Before the House of Commons on 8 October 1971, Trudeau indicated that his government agreed with the Bi-Bi Commission’s assertion that individuals were less influenced by their origins or mother tongue, but rather by their own “sense of belonging to the group… [and its] …‘collective will to exist,’” and supported its recommendations that “…there cannot be one cultural policy for Canadians of British and French origin, another for original peoples and yet a third for all others. For although there are two official languages, there is no official culture, nor does any ethnic group take precedence over any other. No citizen or group of citizens is other than Canadian, and all should be treated fairly.”[19] If the official multiculturalism policy was meant to protect an individual’s ethnocultural identity, its purpose was also intended to protect an individual’s freedom from being “locked for life” within a particular ethnic, cultural, or linguistic identity by providing them with an opportunity to learn one of two official languages. Trudeau concluded that the policy was “…the most suitable means of assuring the cultural freedom of Canadians.”[20]

In his response to Trudeau’s declaration, the Leader of the Official Opposition, Robert Stanfield, who supported the policy, noted that it was about time that the federal government admitted that “…the cultural identity of Canada is a pretty complex thing” and it was time for federal officials to help preserve and enhance the diverse cultural traditions found across Canada. Stanfield was quick to qualify his support of the policy by suggesting that the promotion of official multiculturalism “in no way constitutes an attack on the basic duality of our country. What we want is justice for all Canadians, and recognition of the cultural diversity of this country.[21]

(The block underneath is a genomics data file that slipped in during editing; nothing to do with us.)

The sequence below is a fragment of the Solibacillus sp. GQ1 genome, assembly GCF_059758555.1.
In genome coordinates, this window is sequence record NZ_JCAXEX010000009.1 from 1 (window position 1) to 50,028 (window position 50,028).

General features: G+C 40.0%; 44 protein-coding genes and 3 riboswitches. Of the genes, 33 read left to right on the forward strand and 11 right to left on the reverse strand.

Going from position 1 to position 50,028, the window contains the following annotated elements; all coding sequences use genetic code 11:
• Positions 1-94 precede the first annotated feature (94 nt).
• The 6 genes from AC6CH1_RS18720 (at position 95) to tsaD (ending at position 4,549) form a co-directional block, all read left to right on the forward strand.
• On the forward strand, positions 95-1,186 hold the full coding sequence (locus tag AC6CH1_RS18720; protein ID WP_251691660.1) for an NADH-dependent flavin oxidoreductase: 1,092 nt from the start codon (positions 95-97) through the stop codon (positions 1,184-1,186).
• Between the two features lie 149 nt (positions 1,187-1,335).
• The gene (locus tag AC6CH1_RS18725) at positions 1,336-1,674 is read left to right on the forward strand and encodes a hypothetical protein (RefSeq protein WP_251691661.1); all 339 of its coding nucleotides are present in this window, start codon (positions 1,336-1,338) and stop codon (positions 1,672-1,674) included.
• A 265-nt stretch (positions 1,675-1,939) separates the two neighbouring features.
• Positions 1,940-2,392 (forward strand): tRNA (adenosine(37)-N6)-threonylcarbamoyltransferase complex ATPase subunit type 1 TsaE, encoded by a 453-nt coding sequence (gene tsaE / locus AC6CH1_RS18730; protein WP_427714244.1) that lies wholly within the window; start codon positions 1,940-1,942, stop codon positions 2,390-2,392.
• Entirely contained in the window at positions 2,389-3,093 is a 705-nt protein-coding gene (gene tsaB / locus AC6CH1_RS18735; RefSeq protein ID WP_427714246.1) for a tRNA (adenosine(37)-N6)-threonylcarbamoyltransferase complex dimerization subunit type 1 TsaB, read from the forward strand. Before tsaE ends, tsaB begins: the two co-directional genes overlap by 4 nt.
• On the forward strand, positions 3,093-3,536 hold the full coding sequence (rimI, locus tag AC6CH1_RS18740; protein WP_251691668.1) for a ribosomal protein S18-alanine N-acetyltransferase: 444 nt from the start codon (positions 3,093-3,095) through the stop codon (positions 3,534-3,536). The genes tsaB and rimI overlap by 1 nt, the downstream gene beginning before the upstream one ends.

Leader of the Commonwealth Co-Operative Federation, David Lewis, expressed his party’s support and hopes for the policy and indicated that the House of Commons was “united in its belated determination to recognize the value of the many cultures in our country.” Lewis went on to suggest that part of Canada’s wealth was its establishment by “two distinctive groups having two distinctive languages” and the cultural diversity found across the country.[22] According to Lewis, the past failure in implementing a multiculturalism policy was “not the fault of any one government” in Canada, but a failure on the part of all Canadians to “appreciate the importance of these things” and in their neglect of Indigenous peoples in Canada.[23]

Leader of the Social Credit Party, Réal Caouette, supported Trudeau’s announcement stating that he believed too in a Canada with two official languages and one Canadian nation with a “multiplicity of cultures which are the wealth of our country.” Despite his support, Caouette remained confused by Trudeau’s statement indicating that Canada had no official culture. Caouette replied that he believed Canada could not become a successful nation without one culture: “…we would be endowed with only a few cultures unable to get on among themselves or at war with one another. I am positive that we have in Canada a culture peculiar to us.” The Social Credit leader argued that as English and French Canada had cultures that were separate from those of England and France, so too did Canada have its own culture with its own history. Caouette concluded that ethnic identities could not be changed (“an Englishman into a Frenchman, or vice versa”), but that all individuals no matter their ethnic background could be made into “good Canadians.”[24]